In the 2009-2010 budget year, the Commonwealth of Pennsylvania provided a 4.45% increase in Basic Education Funding for a total of $4,476,361 to Southern Columbia Area School District. The highest percentage increase, in Basic Education Funding, among the school districts in Columbia County went to Berwick Area School District with a 6.11% increase. In Pennsylvania, twenty school districts received basic education funding increases over 10% in 2009.[159] Across the Commonwealth ninety school districts received the base 2% increase in funding in 2009. Muhlenberg School District in Berks County received a 22.31% increase in state basic education funding in 2009. The amount of increase each school district received was determined by then Governor Edward G Rendell and the Secretary of Education Gerald Zahorchak through the allocation set in the state budget proposal made in February each year.[160]

The state Basic Education Funding to the Southern Columbia Area School District in 2008-09 was $4,285,546.

Accountability Block Grants[edit]

Beginning in 2004-2005, the state launched the Accountability Block Grant school funding. This program has provided $1.5 billion to Pennsylvania’s school districts. The Accountability Block Grant program requires that its taxpayer dollars are focused on specific interventions that are most likely to increase student academic achievement. These interventions include: teacher training, all-day kindergarten, lower class size K-3rd grade, literacy and math coaching programs that provide teachers with individualized job-embedded professional development to improve their instruction, before or after school tutoring assistance to struggling students, For 2010-11 the District applied for and received $186,074 in addition to all other state and federal funding. The district uses the funding to provide full-day kindergarten.[161][162]

  • 2009-10 - $186,074 for full-day kindergarten for 124 pupils for the 5th year.[163]
  • 2008-09 - $186,074 for full-day kindergarten.[164]

Classrooms for the Future grant[edit]

The Classroom for the Future state program provided districts with hundreds of thousands of extra state funding to buy laptop computers for each core curriculum high school class (English, Science, History, Math), along with other specialized equipment and provided funding for teacher training to optimize the use of the computers. The program was funded from 2006-2009. Southern Columbia Area School District received $95,283 in 2006-07 and $250,000 in 2007-08. The District did not apply for funding in 2008-09.[165]

Science It’s Elementary grant[edit]

Hartman Elementary Center successfully applied to participate and received a Science It’s Elementary grant in 2008-09. For the 2008-09 school year, the program was offered in 143 schools reaching 66,973 students across the Commonwealth of Pennsylvania. [166] In 2007, the Pennsylvania Department of Education initiated an effort to improve science instruction in the Commonwealth’s public elementary schools. Called Science: It’s Elementary, the program was a hands on instruction approach for elementary science classes that develops problem-solving and critical thinking skills.[167] To encourage schools to adopt the program’s standards aligned curriculum, the state provided a grant to cover the costs of materials and extensive mandatory teacher training.[168] The district was required to develop a three-year implementation plan for the participating school. The school district administration was required to appoint a district liaison who was paid $3,000 by PDE to serve as the conduit of all information between the district and the Department and its agents along with submitting orders and distributing supplies to implementing teachers. For the 2006-07 state education budget, $10 million was allocated for the program. The grant program was expanded to $14.5 million in the 2008-09 budget. The grant was discontinued in the state’s 2011 budget by Governor Edward G. Rendell.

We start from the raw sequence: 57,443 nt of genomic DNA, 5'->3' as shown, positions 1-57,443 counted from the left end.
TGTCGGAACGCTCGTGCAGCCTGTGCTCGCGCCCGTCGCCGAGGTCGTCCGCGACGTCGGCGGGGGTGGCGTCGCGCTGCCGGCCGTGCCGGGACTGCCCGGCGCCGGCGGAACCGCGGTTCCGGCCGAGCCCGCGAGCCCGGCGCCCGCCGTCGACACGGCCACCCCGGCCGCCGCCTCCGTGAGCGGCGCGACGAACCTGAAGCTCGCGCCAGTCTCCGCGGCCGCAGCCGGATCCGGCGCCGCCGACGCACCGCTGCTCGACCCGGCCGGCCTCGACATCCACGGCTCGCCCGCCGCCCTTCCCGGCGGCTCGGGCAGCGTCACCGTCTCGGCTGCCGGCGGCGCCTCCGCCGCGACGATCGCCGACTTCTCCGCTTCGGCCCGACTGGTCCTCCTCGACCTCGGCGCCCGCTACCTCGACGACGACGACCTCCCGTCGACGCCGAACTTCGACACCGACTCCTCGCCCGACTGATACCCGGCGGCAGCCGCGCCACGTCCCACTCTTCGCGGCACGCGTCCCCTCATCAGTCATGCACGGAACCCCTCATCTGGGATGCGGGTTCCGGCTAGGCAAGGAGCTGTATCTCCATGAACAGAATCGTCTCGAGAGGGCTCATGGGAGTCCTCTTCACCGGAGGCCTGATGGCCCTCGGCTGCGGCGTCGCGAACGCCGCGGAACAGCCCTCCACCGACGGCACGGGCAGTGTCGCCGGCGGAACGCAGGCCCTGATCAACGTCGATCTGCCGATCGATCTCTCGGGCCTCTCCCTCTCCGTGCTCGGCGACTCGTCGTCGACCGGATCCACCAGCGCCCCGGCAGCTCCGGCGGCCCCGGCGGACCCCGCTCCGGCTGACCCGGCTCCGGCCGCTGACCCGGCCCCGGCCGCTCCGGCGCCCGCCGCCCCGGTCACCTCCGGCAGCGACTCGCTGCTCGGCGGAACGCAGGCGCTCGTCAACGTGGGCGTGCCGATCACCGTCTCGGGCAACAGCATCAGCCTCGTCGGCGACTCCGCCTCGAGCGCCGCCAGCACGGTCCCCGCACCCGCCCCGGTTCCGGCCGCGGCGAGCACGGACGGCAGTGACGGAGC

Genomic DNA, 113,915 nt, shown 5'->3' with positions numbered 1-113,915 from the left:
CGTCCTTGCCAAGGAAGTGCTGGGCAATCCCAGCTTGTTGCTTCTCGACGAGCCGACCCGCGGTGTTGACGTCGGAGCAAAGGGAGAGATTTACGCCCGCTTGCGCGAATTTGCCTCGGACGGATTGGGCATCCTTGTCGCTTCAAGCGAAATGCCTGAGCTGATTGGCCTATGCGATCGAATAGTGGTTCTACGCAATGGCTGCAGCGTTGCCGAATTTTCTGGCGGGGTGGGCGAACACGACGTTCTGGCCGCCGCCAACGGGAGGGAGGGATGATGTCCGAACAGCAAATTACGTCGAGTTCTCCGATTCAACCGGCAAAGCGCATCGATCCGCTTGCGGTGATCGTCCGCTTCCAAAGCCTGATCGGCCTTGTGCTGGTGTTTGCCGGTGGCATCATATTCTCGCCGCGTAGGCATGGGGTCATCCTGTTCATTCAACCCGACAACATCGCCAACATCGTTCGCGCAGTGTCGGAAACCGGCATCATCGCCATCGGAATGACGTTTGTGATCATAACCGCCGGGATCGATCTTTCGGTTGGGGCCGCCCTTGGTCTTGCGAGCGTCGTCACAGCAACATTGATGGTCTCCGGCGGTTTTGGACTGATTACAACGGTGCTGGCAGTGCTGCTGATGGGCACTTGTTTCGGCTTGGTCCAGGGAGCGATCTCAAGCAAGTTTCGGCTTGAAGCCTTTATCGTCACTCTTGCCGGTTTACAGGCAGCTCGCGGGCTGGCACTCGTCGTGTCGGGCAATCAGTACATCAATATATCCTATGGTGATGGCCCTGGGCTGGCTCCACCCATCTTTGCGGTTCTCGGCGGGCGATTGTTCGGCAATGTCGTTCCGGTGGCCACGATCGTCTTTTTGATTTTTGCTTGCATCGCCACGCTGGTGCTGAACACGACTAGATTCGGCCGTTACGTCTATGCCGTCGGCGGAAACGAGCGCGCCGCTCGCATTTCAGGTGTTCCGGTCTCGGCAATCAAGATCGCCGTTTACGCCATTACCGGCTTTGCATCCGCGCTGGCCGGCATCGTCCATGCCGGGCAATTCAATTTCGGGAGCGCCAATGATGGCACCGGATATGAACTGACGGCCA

21st Century learning Center[edit]

Southern Columbia School District received $356,129 in 21st Century Learning Grant. Southern Columbia Community Learning Centers provide Afterschool Tutoring for grades 3 through 8, an Afterschool Enrichment and Discovery Program for grades 3 though 8, Art Enrichment for grades 3 through 5, and Summer Fun-da-Mentals. The grant was competitive. Applications for the grants were reviewed and scored by a panel of representatives from the educational field and professional grant writers.

Other grants[edit]

The Southern Columbia Area School District did not participate in: Pennsylvania Department of Environmental Protection's Environmental Education annual grants, Education Assistance Grants, 2012 Striving Readers Comprehensive Literacy grant, nor 2012 and 2013 Pennsylvania Hybrid Learning Grants [169] .

Federal Stimulus grant[edit]

The district received over $1,178,640 in ARRA (Federal Stimulus) funding in 2009-2011. This is in addition to all regular state and federal funding.[170] This funding was for the 2009-10 and 2010-2011 school years.

Race to the Top Grant[edit]

Southern Columbia Area School District officials did not apply for the Race to the Top federal grant which would have brought the district up to one million additional federal dollars for improving student academic achievement.[171][172] Participation required the administration, the school board and the local teachers' union to sign an agreement to prioritize improving student academic success. In Pennsylvania, 120 public school districts and 56 charter schools agreed to participate.[173] No school district in the CSIU16 region applied to participate. Pennsylvania was not approved for the grant. The failure of districts to agree to participate was cited as one reason that Pennsylvania was not approved.[174]

Common Cents state initiative[edit]

The school board elected to not participate in the Pennsylvania Department of Education Common Cents program. The program called for the state to audit the district, at no cost to local taxpayers, to identify ways the district could save tax dollars.[175] After the review of the information, the district was not required to implement the recommended cost savings changes.